Christie Blatchford is one of the few mainstream media commenters who doesn’t think of Omar Khadr as some kind of benign victim, if not hero:
… what Edney is doing is unorthodox and arguably even a risky mixing of the professional with the personal. While your lawyer is your best friend and sometimes your only one when you’re in trouble, he doesn’t usually move you into his house.
… I wonder if any lawyer who has so devoted himself to a client, can see him or her clearly.
… Edney also [accused the prime minister of being a mean, anti-Muslim bigot]. This was one of those examples of a defence lawyer imagining he has the exclusive patent on principled conduct, which is ridiculous. … it’s loathsome to ascribe the worst of motives – racism – to the prime minister.
Omar Khadr has spent his entire adult life immersed in radical Islam and jihad. It stretches credulity to the extreme to believe that he has all of a sudden transformed his thinking and his allegiances. No doubt al-Qaeda and Khadr view Dennis Edney and Khadr’s media cheerleaders as some of their most useful idiots.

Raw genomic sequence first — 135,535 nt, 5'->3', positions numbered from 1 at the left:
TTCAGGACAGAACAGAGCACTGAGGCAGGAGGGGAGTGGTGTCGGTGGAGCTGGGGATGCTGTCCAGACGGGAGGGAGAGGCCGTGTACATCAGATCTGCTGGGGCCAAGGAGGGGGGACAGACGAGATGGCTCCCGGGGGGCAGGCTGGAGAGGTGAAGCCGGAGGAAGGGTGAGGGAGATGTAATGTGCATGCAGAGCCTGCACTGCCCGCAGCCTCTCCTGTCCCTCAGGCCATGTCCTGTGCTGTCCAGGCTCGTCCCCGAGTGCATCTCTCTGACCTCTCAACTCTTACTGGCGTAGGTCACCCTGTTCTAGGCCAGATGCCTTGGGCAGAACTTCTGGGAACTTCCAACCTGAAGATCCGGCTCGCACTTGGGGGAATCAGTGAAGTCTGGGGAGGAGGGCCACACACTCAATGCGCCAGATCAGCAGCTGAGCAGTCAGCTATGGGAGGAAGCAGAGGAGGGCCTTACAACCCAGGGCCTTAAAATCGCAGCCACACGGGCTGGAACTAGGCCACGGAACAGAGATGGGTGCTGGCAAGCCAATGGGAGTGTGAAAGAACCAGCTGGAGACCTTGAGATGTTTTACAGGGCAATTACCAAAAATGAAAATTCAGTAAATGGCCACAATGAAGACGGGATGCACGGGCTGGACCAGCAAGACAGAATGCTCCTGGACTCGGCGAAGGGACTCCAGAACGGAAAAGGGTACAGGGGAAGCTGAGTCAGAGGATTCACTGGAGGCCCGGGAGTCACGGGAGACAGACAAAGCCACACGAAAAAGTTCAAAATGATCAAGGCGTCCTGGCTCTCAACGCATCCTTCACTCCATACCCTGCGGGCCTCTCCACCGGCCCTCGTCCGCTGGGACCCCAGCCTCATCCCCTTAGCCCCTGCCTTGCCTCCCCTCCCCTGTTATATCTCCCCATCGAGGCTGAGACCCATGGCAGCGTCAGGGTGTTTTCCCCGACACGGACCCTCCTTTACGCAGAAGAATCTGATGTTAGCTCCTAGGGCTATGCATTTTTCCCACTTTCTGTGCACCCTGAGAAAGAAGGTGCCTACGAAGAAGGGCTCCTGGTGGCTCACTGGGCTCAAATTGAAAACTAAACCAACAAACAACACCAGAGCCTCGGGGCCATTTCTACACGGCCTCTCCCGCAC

Okay, I agree – the science isn’t in.Not all of it anyway. There’s more coming in almost daily – research, studies, experiments, observations and analyses, projections – there’s a continually growing mountain of information and knowledge.The thin…
The latest compendium of polls by 308 have good news and bad news.
Good news for Harper who – based on these results – would form a minority government after the 2015 election.
Bad news for the Liberals, whose support is slipping.
And good news for the besieged Mulcair’s NDP, which has steadily lost whatever magic it had in the 2011 election, despite herculean efforts in Parliament by their leader.
With these levels of support, the Conservatives would likely win between 120 and 161 seats. That puts them short of the 170 needed to form a majority government. The Liberals would take between 98 and 136 seats, while the New Democrats could win between 61 and 88 seats.
The Greens would likely take two seats, with one to nine seats going to the Bloc Québécois.